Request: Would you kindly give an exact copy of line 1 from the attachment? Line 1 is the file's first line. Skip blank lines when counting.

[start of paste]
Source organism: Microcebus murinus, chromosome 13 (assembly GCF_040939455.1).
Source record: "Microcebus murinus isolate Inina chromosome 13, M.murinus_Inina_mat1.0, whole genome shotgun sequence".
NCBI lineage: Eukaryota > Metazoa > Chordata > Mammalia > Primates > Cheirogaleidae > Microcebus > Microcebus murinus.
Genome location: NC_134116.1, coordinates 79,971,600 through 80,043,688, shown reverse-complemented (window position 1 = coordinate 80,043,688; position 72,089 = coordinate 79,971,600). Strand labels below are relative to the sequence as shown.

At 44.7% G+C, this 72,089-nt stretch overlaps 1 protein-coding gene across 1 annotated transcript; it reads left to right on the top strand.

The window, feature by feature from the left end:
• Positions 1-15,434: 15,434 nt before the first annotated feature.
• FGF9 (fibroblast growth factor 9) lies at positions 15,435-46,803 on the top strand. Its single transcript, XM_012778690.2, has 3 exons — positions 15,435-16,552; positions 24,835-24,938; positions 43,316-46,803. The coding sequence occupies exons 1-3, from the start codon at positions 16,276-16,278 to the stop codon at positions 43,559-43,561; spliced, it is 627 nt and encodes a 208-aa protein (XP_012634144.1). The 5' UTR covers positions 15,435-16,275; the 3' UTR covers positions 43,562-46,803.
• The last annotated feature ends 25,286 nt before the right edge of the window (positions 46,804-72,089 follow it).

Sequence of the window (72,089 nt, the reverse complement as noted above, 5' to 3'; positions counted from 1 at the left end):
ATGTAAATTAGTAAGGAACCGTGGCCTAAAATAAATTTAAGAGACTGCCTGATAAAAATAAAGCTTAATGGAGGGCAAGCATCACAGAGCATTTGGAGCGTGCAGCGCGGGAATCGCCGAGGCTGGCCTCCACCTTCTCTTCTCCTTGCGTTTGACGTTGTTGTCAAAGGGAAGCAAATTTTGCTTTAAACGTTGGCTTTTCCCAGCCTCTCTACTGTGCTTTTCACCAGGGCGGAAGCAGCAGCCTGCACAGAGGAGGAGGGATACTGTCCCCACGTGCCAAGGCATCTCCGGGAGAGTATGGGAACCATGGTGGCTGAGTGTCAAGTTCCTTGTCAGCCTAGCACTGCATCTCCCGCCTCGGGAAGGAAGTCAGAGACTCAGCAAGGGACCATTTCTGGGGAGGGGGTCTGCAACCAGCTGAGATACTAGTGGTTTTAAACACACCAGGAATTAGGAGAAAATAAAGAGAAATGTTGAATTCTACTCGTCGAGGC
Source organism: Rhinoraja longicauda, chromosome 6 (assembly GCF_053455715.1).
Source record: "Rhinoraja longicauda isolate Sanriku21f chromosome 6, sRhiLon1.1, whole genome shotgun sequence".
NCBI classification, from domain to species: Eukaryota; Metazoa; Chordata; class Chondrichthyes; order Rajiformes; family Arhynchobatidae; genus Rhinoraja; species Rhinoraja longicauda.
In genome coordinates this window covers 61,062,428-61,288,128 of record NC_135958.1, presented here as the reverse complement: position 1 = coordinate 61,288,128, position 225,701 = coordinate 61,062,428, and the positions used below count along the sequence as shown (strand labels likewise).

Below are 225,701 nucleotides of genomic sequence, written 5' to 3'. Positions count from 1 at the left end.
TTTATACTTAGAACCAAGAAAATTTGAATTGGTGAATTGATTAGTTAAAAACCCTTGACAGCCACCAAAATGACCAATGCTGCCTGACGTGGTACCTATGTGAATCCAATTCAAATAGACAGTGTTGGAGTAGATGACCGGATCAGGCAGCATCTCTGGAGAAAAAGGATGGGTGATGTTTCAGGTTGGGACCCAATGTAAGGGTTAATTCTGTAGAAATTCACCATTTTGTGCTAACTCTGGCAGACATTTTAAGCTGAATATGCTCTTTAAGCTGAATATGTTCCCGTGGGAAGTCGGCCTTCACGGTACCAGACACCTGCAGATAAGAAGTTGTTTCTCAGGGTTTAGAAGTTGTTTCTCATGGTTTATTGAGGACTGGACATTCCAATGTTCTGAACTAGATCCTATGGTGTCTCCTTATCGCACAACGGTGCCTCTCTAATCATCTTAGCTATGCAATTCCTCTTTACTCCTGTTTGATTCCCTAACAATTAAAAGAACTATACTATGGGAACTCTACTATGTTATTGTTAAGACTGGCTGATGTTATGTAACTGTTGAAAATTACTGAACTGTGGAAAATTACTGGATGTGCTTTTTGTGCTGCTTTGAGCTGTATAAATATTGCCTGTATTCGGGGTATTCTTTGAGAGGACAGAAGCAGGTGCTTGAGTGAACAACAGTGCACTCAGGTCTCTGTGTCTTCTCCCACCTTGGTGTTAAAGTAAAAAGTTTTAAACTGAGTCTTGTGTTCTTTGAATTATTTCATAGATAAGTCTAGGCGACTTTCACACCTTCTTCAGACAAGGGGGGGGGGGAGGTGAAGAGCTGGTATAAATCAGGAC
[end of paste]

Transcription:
Source organism: Microcebus murinus, chromosome 13 (assembly GCF_040939455.1).